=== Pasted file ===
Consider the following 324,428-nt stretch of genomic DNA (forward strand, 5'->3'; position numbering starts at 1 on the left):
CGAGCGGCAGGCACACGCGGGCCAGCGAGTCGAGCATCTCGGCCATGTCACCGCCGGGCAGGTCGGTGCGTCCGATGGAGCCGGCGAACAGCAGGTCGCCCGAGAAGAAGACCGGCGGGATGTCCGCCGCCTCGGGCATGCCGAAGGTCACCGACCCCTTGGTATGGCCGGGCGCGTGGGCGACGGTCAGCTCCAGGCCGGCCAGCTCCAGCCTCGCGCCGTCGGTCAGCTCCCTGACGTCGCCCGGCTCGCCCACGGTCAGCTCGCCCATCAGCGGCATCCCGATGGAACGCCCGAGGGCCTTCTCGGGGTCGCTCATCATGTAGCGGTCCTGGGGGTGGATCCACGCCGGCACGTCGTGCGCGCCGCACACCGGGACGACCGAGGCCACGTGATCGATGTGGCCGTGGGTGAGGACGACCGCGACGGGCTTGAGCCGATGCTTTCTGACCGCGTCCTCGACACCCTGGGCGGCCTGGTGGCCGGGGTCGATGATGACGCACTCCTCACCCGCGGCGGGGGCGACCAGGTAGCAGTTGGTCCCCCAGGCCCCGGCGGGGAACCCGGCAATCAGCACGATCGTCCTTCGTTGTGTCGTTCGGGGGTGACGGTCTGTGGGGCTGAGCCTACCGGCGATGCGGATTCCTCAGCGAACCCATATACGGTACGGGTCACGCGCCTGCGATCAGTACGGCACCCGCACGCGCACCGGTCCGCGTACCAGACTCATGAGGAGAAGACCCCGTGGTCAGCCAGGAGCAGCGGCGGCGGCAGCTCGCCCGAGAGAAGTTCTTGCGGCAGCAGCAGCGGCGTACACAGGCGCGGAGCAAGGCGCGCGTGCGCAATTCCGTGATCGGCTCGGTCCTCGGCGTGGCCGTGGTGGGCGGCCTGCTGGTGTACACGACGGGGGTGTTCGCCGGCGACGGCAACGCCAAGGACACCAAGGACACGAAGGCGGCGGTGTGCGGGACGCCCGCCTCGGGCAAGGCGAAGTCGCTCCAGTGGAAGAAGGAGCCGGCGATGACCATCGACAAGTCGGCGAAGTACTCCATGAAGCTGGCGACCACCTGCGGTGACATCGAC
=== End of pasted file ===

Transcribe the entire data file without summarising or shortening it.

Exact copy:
Consider the following 324,428-nt stretch of genomic DNA (forward strand, 5'->3'; position numbering starts at 1 on the left):
CGAGCGGCAGGCACACGCGGGCCAGCGAGTCGAGCATCTCGGCCATGTCACCGCCGGGCAGGTCGGTGCGTCCGATGGAGCCGGCGAACAGCAGGTCGCCCGAGAAGAAGACCGGCGGGATGTCCGCCGCCTCGGGCATGCCGAAGGTCACCGACCCCTTGGTATGGCCGGGCGCGTGGGCGACGGTCAGCTCCAGGCCGGCCAGCTCCAGCCTCGCGCCGTCGGTCAGCTCCCTGACGTCGCCCGGCTCGCCCACGGTCAGCTCGCCCATCAGCGGCATCCCGATGGAACGCCCGAGGGCCTTCTCGGGGTCGCTCATCATGTAGCGGTCCTGGGGGTGGATCCACGCCGGCACGTCGTGCGCGCCGCACACCGGGACGACCGAGGCCACGTGATCGATGTGGCCGTGGGTGAGGACGACCGCGACGGGCTTGAGCCGATGCTTTCTGACCGCGTCCTCGACACCCTGGGCGGCCTGGTGGCCGGGGTCGATGATGACGCACTCCTCACCCGCGGCGGGGGCGACCAGGTAGCAGTTGGTCCCCCAGGCCCCGGCGGGGAACCCGGCAATCAGCACGATCGTCCTTCGTTGTGTCGTTCGGGGGTGACGGTCTGTGGGGCTGAGCCTACCGGCGATGCGGATTCCTCAGCGAACCCATATACGGTACGGGTCACGCGCCTGCGATCAGTACGGCACCCGCACGCGCACCGGTCCGCGTACCAGACTCATGAGGAGAAGACCCCGTGGTCAGCCAGGAGCAGCGGCGGCGGCAGCTCGCCCGAGAGAAGTTCTTGCGGCAGCAGCAGCGGCGTACACAGGCGCGGAGCAAGGCGCGCGTGCGCAATTCCGTGATCGGCTCGGTCCTCGGCGTGGCCGTGGTGGGCGGCCTGCTGGTGTACACGACGGGGGTGTTCGCCGGCGACGGCAACGCCAAGGACACCAAGGACACGAAGGCGGCGGTGTGCGGGACGCCCGCCTCGGGCAAGGCGAAGTCGCTCCAGTGGAAGAAGGAGCCGGCGATGACCATCGACAAGTCGGCGAAGTACTCCATGAAGCTGGCGACCACCTGCGGTGACATCGAC